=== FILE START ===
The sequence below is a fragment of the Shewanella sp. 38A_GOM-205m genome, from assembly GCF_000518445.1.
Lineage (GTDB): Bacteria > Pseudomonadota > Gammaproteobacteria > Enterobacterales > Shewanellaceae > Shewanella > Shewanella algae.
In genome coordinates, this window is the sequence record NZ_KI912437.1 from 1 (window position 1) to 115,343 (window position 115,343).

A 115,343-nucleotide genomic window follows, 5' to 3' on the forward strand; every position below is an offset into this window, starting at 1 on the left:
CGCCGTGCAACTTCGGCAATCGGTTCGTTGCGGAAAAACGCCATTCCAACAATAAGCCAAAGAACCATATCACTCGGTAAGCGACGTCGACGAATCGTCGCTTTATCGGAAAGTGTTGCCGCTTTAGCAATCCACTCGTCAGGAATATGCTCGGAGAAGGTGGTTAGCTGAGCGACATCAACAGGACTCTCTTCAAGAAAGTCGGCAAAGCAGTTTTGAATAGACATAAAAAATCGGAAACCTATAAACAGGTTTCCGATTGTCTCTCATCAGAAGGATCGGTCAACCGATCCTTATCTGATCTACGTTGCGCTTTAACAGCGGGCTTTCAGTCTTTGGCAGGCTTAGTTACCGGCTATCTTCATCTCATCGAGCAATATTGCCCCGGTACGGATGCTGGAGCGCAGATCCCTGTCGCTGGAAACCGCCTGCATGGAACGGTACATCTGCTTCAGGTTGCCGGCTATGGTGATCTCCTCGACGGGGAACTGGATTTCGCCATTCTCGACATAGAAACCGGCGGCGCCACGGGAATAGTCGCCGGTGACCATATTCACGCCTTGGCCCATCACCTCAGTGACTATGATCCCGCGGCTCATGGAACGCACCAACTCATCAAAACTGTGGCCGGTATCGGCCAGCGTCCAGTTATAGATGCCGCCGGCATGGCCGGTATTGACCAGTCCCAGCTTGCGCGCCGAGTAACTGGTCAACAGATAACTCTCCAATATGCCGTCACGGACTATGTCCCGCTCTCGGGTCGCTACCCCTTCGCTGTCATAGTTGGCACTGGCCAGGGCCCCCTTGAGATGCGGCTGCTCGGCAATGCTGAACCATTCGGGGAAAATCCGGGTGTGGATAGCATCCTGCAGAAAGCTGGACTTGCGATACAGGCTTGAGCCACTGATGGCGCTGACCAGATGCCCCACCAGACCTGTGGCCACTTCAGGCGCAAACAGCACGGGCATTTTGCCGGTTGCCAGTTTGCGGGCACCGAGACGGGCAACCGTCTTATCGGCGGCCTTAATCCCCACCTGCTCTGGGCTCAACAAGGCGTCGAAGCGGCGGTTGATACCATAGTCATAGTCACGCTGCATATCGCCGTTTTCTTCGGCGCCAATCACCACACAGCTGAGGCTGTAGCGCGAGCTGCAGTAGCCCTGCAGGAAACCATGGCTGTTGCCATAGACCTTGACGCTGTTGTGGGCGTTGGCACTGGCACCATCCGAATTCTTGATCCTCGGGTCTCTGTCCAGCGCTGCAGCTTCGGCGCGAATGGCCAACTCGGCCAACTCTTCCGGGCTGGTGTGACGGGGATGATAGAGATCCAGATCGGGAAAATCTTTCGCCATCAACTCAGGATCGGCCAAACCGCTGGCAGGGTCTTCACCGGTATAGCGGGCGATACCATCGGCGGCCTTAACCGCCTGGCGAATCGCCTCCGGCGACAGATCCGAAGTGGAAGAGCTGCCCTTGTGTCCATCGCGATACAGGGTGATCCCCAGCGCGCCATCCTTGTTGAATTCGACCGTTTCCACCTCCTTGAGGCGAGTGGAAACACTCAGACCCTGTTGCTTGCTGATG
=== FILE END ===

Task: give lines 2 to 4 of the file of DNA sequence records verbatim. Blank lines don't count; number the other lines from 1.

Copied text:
Lineage (GTDB): Bacteria > Pseudomonadota > Gammaproteobacteria > Enterobacterales > Shewanellaceae > Shewanella > Shewanella algae.
In genome coordinates, this window is the sequence record NZ_KI912437.1 from 1 (window position 1) to 115,343 (window position 115,343).

A 115,343-nucleotide genomic window follows, 5' to 3' on the forward strand; every position below is an offset into this window, starting at 1 on the left: